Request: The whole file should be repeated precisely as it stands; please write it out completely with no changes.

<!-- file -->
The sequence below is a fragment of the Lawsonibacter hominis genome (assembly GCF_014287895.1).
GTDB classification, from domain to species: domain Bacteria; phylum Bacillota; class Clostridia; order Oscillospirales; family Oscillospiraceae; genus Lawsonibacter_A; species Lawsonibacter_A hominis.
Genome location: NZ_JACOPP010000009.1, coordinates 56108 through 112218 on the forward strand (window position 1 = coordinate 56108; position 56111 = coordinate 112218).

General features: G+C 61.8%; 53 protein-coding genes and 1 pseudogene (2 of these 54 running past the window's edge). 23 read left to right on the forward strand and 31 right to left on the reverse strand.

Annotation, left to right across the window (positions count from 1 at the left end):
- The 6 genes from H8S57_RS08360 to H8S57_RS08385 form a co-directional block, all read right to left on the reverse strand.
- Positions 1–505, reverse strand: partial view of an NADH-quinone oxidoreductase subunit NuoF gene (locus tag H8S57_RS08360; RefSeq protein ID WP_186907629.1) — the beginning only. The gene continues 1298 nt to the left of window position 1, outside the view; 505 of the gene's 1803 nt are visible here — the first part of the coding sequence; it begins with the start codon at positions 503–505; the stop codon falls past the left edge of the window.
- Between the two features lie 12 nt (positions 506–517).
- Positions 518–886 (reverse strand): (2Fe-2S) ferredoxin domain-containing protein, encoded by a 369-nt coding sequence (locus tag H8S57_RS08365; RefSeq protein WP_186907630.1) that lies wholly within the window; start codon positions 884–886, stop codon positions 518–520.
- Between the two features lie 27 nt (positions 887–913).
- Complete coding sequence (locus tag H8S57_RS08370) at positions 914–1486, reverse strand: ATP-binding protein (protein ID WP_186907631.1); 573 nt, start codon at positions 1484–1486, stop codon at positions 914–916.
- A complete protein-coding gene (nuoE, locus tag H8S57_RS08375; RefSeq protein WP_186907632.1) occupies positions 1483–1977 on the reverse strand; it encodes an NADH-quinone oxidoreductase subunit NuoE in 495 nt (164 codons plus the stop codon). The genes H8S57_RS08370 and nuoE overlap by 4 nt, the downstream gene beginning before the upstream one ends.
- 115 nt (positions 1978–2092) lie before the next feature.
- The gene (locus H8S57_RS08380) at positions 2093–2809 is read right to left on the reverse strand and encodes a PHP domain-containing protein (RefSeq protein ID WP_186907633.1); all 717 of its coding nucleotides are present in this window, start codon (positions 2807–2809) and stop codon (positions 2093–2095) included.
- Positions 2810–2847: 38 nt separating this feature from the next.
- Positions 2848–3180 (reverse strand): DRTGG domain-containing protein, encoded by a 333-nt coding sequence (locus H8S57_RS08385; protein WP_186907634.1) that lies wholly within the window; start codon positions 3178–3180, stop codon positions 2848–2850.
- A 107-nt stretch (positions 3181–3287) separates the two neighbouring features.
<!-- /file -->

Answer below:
The sequence below is a fragment of the Lawsonibacter hominis genome (assembly GCF_014287895.1).
GTDB classification, from domain to species: domain Bacteria; phylum Bacillota; class Clostridia; order Oscillospirales; family Oscillospiraceae; genus Lawsonibacter_A; species Lawsonibacter_A hominis.
Genome location: NZ_JACOPP010000009.1, coordinates 56108 through 112218 on the forward strand (window position 1 = coordinate 56108; position 56111 = coordinate 112218).

General features: G+C 61.8%; 53 protein-coding genes and 1 pseudogene (2 of these 54 running past the window's edge). 23 read left to right on the forward strand and 31 right to left on the reverse strand.

Annotation, left to right across the window (positions count from 1 at the left end):
- The 6 genes from H8S57_RS08360 to H8S57_RS08385 form a co-directional block, all read right to left on the reverse strand.
- Positions 1–505, reverse strand: partial view of an NADH-quinone oxidoreductase subunit NuoF gene (locus tag H8S57_RS08360; RefSeq protein ID WP_186907629.1) — the beginning only. The gene continues 1298 nt to the left of window position 1, outside the view; 505 of the gene's 1803 nt are visible here — the first part of the coding sequence; it begins with the start codon at positions 503–505; the stop codon falls past the left edge of the window.
- Between the two features lie 12 nt (positions 506–517).
- Positions 518–886 (reverse strand): (2Fe-2S) ferredoxin domain-containing protein, encoded by a 369-nt coding sequence (locus tag H8S57_RS08365; RefSeq protein WP_186907630.1) that lies wholly within the window; start codon positions 884–886, stop codon positions 518–520.
- Between the two features lie 27 nt (positions 887–913).
- Complete coding sequence (locus tag H8S57_RS08370) at positions 914–1486, reverse strand: ATP-binding protein (protein ID WP_186907631.1); 573 nt, start codon at positions 1484–1486, stop codon at positions 914–916.
- A complete protein-coding gene (nuoE, locus tag H8S57_RS08375; RefSeq protein WP_186907632.1) occupies positions 1483–1977 on the reverse strand; it encodes an NADH-quinone oxidoreductase subunit NuoE in 495 nt (164 codons plus the stop codon). The genes H8S57_RS08370 and nuoE overlap by 4 nt, the downstream gene beginning before the upstream one ends.
- 115 nt (positions 1978–2092) lie before the next feature.
- The gene (locus H8S57_RS08380) at positions 2093–2809 is read right to left on the reverse strand and encodes a PHP domain-containing protein (RefSeq protein ID WP_186907633.1); all 717 of its coding nucleotides are present in this window, start codon (positions 2807–2809) and stop codon (positions 2093–2095) included.
- Positions 2810–2847: 38 nt separating this feature from the next.
- Positions 2848–3180 (reverse strand): DRTGG domain-containing protein, encoded by a 333-nt coding sequence (locus H8S57_RS08385; protein WP_186907634.1) that lies wholly within the window; start codon positions 3178–3180, stop codon positions 2848–2850.
- A 107-nt stretch (positions 3181–3287) separates the two neighbouring features.